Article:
Jacksonville finished dead-dog last in the NFL in scoring last season at 15.6 points per game, so it made sense that they went a different direction with their offensive coordinator. In addition, head coach Gus Bradley indicated that he and former OC Jedd Fisch had differing opinions on the development of Blake Bortles.
However, the Jaguars weren’t exactly working off the A-list of candidates, aside from former Broncos/current Bears OC Adam Gase, as they talked to Greg Roman (former 49ers/current Bills OC), Nathaniel Hackett (former Bills OC), Kirby Wilson (Vikings RBs), and Anthony Lynn (Jets RBs). And Bradley indicated that the hire would be less about past numbers and more about bringing in someone who could develop the Jaguars’ young talent—specifically Blake Bortles.
And that’s what led Jacksonville to bring back Greg Olson, who served as the team’s quarterbacks coach and assistant head coach in 2012 before moving on to call plays for the Oakland Raiders the past two seasons.
It’s a good thing numbers weren’t of concern to Bradley, as the Raiders ranked 32nd in total offense last season, down from 23rd in Olson’s first season calling plays there. On the bright side, Oakland ranked ahead of Jacksonville in points—by one spot and a whopping 0.2 points per game, 15.8 to 15.6.
Olson is the Jaguars’ fourth OC in the past five seasons, but as noted above he’s not unfamiliar to Jacksonville. In 2012 he managed to help Blaine Gabbert and Chad Henne deliver the Jaguars’ highest-ranked passing season since 2010: 3,419 passing yards and 20 touchdowns. Olson also famously coined the nickname “Blame Gabbert” on his way out of Jacksonville after the season.
Bradley and Olson have worked together before, in 2008 in Tampa where Olson was the quarterbacks coach and Bradley coached the Bucs’ linebackers. And Tampa was the site of another Olson mini-miracle; as their offensive coordinator from 2009 through 2011 Olson oversaw the 2010 season in which the Bucs—the NFL’s youngest team at the time—produced the top rookie receiver (fourth-round pick Mike Williams) and the top rookie rusher (undrafted free agent LeGarrette Blount) while setting franchise records for yards per play, average per rush, average per pass play, passer rating, and fewest interception while scoring the fourth-most points in Buccaneers history.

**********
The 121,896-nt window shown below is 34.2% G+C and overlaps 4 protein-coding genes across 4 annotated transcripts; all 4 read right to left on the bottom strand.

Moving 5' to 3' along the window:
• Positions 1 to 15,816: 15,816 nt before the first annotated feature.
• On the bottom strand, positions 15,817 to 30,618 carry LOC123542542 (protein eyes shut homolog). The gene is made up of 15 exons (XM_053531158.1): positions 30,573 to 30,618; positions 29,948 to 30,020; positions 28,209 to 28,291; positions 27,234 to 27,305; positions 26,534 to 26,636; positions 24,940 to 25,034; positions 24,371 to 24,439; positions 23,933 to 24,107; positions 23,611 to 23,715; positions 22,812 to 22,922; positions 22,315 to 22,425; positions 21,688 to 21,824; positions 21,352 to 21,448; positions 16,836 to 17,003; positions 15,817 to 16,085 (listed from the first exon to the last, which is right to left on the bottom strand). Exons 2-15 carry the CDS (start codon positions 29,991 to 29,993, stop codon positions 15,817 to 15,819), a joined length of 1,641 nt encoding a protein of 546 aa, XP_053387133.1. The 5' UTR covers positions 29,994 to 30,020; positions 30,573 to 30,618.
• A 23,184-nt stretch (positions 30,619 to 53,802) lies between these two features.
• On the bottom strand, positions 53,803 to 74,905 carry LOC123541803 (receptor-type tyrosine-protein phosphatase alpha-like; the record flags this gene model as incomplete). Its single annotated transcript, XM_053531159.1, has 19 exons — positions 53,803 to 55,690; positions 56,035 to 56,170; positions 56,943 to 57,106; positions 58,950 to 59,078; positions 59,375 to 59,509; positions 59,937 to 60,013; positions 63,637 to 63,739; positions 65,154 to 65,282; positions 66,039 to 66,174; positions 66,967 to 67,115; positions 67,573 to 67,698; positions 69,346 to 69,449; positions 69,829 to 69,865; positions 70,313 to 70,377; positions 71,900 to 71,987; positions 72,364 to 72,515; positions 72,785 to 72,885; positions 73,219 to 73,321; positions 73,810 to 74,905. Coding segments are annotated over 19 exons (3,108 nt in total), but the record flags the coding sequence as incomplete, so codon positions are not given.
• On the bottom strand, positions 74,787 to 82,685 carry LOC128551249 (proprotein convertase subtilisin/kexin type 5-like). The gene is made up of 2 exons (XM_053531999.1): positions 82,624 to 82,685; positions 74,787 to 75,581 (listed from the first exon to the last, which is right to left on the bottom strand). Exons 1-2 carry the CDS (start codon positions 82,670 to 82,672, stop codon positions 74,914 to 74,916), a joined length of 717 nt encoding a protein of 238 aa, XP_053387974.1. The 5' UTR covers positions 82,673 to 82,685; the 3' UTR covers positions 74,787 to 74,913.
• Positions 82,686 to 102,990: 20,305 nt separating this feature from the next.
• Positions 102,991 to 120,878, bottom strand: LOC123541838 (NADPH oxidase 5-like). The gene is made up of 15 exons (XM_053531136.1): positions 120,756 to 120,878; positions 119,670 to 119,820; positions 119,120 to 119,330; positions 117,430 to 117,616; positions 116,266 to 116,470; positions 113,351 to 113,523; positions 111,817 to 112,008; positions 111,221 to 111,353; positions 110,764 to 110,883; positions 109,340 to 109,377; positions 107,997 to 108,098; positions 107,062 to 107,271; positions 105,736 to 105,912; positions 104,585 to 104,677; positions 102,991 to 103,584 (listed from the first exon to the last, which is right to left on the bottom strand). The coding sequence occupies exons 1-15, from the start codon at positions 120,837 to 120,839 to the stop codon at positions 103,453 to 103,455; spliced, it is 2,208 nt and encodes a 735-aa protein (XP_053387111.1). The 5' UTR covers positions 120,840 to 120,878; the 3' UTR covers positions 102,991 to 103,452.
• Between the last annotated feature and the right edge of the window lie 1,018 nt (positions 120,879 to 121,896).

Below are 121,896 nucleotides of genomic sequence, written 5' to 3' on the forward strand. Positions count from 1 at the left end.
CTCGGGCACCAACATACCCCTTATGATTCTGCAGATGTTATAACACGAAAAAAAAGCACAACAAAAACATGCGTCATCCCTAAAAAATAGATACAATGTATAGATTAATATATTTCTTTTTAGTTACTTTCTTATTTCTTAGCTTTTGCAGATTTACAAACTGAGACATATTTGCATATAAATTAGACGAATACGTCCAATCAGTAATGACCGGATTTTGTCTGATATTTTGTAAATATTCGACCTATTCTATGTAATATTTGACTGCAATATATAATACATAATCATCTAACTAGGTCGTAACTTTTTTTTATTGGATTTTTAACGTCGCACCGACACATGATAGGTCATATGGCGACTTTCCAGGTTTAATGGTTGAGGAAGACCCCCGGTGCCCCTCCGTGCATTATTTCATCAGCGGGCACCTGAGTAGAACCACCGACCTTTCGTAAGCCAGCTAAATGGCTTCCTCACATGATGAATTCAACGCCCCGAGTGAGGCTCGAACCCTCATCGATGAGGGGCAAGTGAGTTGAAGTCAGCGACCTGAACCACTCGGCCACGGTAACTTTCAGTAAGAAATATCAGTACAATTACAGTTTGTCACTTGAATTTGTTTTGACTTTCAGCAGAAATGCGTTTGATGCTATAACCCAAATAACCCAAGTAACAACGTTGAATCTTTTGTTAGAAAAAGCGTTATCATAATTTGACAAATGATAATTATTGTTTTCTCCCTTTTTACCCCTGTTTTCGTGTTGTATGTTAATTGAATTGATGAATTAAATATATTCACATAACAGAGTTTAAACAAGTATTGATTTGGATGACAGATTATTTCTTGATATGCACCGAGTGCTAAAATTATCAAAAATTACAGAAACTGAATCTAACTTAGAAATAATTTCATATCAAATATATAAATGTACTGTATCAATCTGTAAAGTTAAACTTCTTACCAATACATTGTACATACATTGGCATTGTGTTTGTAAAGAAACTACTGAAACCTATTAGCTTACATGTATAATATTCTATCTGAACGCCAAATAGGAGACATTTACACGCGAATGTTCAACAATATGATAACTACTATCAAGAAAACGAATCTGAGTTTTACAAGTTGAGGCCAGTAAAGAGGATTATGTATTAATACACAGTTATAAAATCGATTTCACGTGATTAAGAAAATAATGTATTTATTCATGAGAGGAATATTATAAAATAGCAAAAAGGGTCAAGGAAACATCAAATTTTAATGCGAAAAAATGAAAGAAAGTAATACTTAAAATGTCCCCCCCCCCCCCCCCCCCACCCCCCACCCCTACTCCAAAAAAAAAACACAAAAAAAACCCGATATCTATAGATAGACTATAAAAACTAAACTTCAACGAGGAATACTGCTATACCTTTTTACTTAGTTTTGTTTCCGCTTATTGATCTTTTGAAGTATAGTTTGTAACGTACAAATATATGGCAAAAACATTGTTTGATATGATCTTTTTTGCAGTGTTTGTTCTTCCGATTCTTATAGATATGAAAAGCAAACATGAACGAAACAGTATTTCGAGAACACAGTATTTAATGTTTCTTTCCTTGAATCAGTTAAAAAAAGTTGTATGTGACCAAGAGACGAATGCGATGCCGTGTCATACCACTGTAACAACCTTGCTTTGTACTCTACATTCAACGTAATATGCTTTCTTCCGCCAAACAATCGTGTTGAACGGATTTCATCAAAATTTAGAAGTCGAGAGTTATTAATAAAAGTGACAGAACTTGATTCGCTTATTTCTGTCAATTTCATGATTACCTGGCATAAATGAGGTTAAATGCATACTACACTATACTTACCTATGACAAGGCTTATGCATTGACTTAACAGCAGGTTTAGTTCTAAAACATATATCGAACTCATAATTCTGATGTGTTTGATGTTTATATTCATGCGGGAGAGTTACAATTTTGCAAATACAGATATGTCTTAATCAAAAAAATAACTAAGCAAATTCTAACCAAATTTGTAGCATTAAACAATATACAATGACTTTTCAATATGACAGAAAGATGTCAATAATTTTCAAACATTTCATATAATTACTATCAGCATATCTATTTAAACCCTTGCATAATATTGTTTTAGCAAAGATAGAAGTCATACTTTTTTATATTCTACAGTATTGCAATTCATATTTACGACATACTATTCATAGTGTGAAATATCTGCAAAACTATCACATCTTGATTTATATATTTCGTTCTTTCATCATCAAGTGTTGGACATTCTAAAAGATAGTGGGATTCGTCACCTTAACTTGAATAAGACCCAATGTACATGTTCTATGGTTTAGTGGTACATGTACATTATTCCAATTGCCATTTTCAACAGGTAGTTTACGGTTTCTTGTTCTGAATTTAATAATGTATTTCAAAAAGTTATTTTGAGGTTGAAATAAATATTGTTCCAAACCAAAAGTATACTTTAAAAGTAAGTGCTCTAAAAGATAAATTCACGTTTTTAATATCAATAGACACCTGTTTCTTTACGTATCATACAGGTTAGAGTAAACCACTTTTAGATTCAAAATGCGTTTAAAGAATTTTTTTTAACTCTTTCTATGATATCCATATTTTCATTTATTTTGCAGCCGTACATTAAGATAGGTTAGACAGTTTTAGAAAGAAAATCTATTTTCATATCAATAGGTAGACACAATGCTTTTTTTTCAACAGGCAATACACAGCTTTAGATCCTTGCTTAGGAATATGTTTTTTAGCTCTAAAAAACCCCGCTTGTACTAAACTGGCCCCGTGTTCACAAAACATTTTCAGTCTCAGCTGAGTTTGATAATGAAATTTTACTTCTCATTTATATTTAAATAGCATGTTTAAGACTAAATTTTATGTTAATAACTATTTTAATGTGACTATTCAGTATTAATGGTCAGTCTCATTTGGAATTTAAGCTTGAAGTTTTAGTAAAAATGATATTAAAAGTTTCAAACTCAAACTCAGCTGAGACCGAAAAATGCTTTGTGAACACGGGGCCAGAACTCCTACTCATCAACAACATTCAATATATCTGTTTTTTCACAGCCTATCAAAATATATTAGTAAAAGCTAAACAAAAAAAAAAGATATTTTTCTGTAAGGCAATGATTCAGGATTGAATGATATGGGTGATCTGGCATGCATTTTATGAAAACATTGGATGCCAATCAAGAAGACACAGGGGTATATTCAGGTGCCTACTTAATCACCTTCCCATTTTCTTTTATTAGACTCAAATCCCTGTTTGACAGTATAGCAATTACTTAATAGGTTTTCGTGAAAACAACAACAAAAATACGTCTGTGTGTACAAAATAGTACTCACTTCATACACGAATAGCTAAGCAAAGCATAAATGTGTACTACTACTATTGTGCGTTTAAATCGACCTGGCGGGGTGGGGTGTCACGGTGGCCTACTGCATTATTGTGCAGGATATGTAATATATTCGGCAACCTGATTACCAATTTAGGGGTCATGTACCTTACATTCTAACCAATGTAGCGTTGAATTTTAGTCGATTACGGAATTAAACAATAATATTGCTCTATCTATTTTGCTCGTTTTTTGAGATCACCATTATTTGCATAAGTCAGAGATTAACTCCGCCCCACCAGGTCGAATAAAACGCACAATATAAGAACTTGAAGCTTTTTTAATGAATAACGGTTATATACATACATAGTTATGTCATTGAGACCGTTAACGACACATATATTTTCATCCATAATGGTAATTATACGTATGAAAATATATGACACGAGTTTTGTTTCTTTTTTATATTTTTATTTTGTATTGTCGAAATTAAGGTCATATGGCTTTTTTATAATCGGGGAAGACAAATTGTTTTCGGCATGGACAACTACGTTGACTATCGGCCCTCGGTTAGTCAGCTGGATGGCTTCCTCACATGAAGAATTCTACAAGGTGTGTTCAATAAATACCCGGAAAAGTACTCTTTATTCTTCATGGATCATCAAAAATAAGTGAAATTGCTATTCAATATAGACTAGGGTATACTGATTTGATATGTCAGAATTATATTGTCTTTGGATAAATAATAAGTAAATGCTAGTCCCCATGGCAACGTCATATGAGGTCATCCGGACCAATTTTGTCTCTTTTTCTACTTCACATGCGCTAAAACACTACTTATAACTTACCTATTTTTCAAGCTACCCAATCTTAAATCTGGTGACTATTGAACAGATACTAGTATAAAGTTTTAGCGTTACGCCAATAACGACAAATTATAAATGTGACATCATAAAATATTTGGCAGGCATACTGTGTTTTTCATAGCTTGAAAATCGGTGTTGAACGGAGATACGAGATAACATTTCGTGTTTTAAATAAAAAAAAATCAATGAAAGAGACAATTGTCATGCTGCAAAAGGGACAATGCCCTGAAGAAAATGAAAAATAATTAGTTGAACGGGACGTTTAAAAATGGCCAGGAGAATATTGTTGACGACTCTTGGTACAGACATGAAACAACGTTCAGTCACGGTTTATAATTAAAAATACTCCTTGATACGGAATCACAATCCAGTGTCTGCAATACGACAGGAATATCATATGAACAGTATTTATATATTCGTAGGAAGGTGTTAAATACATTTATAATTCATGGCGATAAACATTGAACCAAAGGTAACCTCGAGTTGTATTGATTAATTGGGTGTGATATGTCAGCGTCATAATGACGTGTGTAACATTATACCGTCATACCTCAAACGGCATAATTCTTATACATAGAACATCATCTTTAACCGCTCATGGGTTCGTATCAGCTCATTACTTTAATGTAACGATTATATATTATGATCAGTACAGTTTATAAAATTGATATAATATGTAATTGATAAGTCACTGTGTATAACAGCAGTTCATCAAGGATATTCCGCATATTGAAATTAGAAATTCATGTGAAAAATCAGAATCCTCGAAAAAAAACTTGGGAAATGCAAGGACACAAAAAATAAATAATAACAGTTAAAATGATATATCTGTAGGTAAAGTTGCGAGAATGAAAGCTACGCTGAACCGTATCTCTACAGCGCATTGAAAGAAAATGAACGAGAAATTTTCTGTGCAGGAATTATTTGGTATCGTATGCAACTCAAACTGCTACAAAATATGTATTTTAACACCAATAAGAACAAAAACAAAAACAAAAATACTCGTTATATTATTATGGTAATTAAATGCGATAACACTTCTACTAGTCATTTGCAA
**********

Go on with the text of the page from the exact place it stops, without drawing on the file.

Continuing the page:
Olson also squeezed three productive seasons out of Josh Freeman, who averaged 3,702 yards and 22 touchdowns during Olson’s play-calling tenure.
That’s a familiar refrain from Olson’s four previous play-calling stops: not always a great deal of talent to work with, but usually finding a way to wring some productivity out of what he’s working with. Consider that in one of the few seasons the cupboard wasn’t bare—2006 in St. Louis—Olson’s offense produced a 4,000-yard passer (Marc Bulger), a 1,500-yard rusher (Steven Jackson) and two 1,000-yard receivers (Torry Holt and Isaac Bruce).
So Olson fits what Bradley and the Jaguars are looking for: less of an offensive schemer and more of a coach who can adapt his offense to the existing personnel—or what might be added via free agency and the draft.
“We watch our current personnel, the things they do well and the things they need to work on,” Bradley said at the press conference introducing Olson’s hire. “At the same time, we’re doing that with free agents. We’ve got to look at the free agents out there as well as scheme.”
“We’re identifying what their strengths are, what each individual’s strengths are,” Olson added at that same press conference. “At the same time, we’re evaluating where we can make some decisions in free agency and in the draft in terms of what our needs are. Right now, we’re still in the identification process.”
The primary order of business, of course, will be the development of Bortles.
“If everything we do is not with Blake Bortles’ development in mind, then we’re selling the franchise short,” Olson said at his introductory presser. “You’re going to build it around a quarterback first, because it’s a quarterback-driven league. If you look at who are the teams that are in the playoffs every year, it’s the teams that have good quarterback play for the most part.”